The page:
I attended a live discussion on The Chronicle of Philanthropy's web site about using social networking tools for fundraising . The guests were:
Chris Garrett - an Internet marketing consultant in Yorkshire, England, and author of ProBlogger: Secrets for Blogging Your Way to a Six-Figure Income.
John Haydon - a sales consultant in Boston and the publisher
and founder of the Web site corporatedollar.org, which offers marketing
advice to small nonprofit groups. Mr. Haydon is also the author of a
recently released electronic book, Twitter Jump Start: The Complete Guide for Small Nonprofits.
I took exception with some of the things they said. Here are some of my comments on their comments.
When asked if a nonprofit should use their organization name or a person's name when using Twitter, John Haydon said to use your face and your name, not the organization's name.
My comment on this recommendation was:
I would definitely NOT follow a nonprofit if it were an individual from
within the organization unless their CEO/E.D. - it devalues the
nonprofit's brand. That said, if that person is also well-known for
his/her work within the sector or at the nonprofit, I would follow them
not to find out about the nonprofit but to get insight into their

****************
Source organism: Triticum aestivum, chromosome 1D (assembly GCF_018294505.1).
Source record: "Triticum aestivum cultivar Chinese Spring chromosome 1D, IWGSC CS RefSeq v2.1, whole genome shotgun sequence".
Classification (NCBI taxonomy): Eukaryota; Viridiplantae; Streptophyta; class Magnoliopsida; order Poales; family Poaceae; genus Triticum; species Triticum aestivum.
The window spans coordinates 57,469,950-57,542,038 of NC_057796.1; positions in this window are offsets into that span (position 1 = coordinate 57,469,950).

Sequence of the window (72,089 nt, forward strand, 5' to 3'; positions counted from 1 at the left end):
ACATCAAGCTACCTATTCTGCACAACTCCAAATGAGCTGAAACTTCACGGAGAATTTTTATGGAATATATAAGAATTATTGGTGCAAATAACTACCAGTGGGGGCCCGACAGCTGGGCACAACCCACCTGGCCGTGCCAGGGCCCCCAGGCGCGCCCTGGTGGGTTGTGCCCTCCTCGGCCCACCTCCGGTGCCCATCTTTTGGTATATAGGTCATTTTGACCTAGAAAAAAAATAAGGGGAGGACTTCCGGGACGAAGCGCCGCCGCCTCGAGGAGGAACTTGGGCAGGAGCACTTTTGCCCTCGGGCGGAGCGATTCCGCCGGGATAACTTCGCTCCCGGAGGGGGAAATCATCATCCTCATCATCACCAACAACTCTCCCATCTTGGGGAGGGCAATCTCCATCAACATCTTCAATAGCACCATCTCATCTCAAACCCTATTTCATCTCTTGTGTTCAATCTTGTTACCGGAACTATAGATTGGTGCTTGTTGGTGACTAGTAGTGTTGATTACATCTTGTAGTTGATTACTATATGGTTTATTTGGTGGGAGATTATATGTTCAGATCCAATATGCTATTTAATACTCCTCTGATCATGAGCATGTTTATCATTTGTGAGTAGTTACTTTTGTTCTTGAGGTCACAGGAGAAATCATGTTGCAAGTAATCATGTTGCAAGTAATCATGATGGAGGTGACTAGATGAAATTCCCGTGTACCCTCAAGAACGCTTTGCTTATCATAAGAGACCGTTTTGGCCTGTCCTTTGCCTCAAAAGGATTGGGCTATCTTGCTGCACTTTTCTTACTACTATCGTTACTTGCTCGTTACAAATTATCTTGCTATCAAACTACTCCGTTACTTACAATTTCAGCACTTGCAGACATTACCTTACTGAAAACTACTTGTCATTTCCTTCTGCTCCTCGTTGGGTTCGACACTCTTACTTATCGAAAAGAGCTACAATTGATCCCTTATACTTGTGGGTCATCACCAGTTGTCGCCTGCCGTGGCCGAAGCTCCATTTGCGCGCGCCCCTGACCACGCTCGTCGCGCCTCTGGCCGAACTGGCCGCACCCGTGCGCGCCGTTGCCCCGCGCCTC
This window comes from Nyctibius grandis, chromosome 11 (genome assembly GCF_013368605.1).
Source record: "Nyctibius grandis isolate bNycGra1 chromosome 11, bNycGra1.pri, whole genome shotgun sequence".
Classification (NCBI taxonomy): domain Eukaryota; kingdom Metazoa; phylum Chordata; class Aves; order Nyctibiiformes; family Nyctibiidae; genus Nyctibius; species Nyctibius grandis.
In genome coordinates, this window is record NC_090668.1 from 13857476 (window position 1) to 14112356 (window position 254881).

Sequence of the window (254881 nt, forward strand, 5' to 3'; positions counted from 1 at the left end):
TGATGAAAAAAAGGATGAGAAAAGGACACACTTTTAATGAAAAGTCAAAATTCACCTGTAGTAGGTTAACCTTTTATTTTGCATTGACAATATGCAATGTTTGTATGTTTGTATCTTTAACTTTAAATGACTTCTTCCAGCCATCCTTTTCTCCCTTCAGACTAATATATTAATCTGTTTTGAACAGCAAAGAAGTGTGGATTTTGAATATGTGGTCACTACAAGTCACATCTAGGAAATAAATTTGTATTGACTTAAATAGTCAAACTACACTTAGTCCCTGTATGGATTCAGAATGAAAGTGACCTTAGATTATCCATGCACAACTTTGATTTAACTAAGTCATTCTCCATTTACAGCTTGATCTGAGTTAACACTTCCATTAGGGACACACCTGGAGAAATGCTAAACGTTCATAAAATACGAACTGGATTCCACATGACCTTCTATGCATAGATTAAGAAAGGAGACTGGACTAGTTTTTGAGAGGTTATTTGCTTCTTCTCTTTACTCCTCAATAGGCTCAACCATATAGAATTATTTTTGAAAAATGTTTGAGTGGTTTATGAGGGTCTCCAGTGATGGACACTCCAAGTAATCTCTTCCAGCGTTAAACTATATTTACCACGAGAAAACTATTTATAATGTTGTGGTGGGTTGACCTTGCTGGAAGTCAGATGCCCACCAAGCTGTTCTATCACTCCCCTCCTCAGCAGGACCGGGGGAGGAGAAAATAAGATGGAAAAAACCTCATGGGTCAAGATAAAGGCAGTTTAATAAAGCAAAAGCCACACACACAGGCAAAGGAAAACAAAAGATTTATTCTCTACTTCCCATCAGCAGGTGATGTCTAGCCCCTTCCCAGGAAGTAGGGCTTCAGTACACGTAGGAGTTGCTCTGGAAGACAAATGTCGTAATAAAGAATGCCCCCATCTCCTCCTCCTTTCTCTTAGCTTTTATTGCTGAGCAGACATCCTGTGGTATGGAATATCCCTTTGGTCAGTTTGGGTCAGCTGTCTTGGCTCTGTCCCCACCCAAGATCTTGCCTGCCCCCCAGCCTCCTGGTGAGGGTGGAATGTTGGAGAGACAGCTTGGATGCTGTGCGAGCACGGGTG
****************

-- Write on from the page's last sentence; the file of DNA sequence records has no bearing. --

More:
individual thinking. It is totally appropriate for a nonprofit to have
a Twitter account as the agency or organization.
Another person asked about the value of virtual worlds such as Second Life for raising funds for nonprofit organizations. Chris Garrett said "They can be interesting and draw a lot of attention for the novelty
factor, but the cost in money and time can be prohibitive and the
return on that investment is still unproven."
I sent in a comment that didn't make the final manuscript, however, here is the gist of what I said:
Second Life is used often by nonprofit organizations to raise funds. The biggest success story is Relay for Life (American Cancer Society) raising over $100,000 USD in their Second Life Relay for Life events. A smaller but no less successful example is the South Texas Celtic Music Association that supports Project Children through their virtual islands - West of Ireland - and events on Second Life. Their Second Life efforts bring in hundreds of dollars every month, enough each month to cover the flight of another child from Ireland to visit the United States, a part of their mission.
An important thing to keep in mind when reading about social media for social causes is that even the experts are trying to figure out what works because it is all such a new concept. Still, there are both success stories and failures that we can all learn from and hopefully not make the same mistakes.